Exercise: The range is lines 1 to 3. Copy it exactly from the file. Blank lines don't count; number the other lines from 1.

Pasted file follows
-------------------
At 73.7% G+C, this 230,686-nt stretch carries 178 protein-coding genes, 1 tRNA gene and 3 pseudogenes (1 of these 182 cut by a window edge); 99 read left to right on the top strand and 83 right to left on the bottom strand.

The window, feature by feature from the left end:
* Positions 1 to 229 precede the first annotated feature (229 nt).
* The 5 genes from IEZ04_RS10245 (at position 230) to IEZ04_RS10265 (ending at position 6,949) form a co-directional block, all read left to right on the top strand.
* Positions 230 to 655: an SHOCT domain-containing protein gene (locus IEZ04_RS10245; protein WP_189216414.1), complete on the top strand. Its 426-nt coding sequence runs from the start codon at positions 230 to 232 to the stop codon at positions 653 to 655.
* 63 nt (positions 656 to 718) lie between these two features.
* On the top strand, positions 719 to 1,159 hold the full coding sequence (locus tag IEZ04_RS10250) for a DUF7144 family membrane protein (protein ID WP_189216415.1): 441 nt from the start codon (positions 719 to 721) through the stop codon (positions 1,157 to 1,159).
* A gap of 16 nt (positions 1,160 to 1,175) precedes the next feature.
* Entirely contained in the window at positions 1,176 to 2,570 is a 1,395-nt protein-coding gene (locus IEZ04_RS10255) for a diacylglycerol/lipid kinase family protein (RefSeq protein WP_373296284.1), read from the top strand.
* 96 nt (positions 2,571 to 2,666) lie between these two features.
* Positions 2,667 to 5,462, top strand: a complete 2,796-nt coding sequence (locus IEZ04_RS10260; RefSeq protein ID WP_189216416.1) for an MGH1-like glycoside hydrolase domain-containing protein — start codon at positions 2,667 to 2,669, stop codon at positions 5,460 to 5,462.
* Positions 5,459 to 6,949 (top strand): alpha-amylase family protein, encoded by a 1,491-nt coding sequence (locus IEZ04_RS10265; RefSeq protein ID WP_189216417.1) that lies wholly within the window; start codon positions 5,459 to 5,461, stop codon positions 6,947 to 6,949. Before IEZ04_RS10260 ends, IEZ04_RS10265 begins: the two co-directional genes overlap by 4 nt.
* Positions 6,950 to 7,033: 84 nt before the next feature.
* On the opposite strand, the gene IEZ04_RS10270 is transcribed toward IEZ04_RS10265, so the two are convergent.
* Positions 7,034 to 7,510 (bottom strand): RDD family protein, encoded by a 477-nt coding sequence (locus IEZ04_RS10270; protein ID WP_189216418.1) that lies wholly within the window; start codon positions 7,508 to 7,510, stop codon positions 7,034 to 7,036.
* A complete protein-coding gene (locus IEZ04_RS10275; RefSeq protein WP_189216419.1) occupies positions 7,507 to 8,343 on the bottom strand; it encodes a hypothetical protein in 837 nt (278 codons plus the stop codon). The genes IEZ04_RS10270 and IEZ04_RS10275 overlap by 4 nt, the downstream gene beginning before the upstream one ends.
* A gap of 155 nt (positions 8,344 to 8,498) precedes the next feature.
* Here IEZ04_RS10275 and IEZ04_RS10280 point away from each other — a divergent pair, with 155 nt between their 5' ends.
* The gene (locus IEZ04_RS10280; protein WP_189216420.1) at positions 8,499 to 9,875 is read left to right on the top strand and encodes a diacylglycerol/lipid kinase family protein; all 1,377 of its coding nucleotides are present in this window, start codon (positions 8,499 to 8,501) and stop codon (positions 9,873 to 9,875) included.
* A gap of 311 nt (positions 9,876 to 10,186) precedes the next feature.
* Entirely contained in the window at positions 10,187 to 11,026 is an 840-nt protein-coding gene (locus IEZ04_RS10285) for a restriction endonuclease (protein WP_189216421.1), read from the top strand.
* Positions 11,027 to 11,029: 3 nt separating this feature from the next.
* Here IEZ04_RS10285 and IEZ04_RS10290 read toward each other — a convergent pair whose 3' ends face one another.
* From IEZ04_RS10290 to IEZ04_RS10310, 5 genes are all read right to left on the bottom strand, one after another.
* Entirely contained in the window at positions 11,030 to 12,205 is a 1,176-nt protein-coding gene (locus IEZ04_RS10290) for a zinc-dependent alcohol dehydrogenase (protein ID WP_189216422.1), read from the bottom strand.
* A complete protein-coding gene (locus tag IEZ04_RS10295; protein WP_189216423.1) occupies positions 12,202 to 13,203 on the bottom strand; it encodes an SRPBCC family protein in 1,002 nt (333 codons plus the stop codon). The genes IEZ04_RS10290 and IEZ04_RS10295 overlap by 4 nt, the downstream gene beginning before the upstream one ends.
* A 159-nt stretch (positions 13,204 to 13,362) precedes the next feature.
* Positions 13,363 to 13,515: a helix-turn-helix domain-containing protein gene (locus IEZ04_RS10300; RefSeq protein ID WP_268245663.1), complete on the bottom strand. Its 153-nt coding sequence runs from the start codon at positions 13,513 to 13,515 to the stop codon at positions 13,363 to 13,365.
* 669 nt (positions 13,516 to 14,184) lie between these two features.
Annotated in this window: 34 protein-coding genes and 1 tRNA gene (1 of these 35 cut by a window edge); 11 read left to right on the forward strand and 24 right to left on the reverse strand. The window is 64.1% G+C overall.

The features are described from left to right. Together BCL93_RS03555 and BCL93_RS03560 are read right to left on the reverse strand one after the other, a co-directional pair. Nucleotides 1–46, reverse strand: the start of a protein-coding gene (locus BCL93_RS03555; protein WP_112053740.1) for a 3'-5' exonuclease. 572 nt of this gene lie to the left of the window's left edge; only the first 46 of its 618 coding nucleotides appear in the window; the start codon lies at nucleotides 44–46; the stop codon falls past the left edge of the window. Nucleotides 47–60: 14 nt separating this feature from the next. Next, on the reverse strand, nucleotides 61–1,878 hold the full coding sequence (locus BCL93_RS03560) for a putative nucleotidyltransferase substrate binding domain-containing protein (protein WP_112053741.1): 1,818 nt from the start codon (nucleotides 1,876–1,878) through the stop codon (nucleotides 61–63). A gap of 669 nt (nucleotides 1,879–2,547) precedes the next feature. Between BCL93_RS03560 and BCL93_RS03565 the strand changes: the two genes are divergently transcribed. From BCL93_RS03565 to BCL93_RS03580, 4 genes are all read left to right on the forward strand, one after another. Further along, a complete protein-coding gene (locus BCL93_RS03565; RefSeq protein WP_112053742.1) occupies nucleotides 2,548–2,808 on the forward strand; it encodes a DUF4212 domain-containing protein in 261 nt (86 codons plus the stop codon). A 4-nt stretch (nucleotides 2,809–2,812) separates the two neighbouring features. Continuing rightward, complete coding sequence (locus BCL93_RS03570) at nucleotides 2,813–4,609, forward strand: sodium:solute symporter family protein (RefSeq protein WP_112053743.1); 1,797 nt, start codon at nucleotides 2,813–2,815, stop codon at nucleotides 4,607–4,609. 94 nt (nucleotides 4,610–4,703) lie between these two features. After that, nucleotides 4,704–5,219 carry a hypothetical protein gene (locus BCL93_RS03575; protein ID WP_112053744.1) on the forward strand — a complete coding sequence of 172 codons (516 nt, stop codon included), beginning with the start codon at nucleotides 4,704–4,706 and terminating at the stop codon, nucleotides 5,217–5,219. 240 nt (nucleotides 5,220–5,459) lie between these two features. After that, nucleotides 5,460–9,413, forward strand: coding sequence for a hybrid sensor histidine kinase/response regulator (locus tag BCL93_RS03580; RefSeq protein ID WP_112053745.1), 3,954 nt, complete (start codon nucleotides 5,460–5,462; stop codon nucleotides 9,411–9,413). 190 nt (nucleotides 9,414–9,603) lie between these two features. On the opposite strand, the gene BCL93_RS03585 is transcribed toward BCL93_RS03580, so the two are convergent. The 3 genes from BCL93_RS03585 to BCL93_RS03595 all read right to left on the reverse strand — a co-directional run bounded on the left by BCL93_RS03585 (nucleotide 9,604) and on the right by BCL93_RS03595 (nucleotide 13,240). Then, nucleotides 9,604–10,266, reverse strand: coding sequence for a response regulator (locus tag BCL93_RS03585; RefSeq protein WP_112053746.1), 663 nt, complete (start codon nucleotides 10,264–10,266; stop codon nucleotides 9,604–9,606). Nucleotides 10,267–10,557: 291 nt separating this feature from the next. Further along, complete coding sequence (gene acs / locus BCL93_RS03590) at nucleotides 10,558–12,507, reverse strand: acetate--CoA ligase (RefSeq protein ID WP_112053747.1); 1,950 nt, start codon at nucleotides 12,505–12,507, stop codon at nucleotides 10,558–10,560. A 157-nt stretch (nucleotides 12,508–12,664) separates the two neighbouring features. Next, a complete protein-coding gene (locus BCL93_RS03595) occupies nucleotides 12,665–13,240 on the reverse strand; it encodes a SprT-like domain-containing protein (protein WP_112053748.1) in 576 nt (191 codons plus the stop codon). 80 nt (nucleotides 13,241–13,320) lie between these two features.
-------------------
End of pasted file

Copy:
At 73.7% G+C, this 230,686-nt stretch carries 178 protein-coding genes, 1 tRNA gene and 3 pseudogenes (1 of these 182 cut by a window edge); 99 read left to right on the top strand and 83 right to left on the bottom strand.

The window, feature by feature from the left end:
* Positions 1 to 229 precede the first annotated feature (229 nt).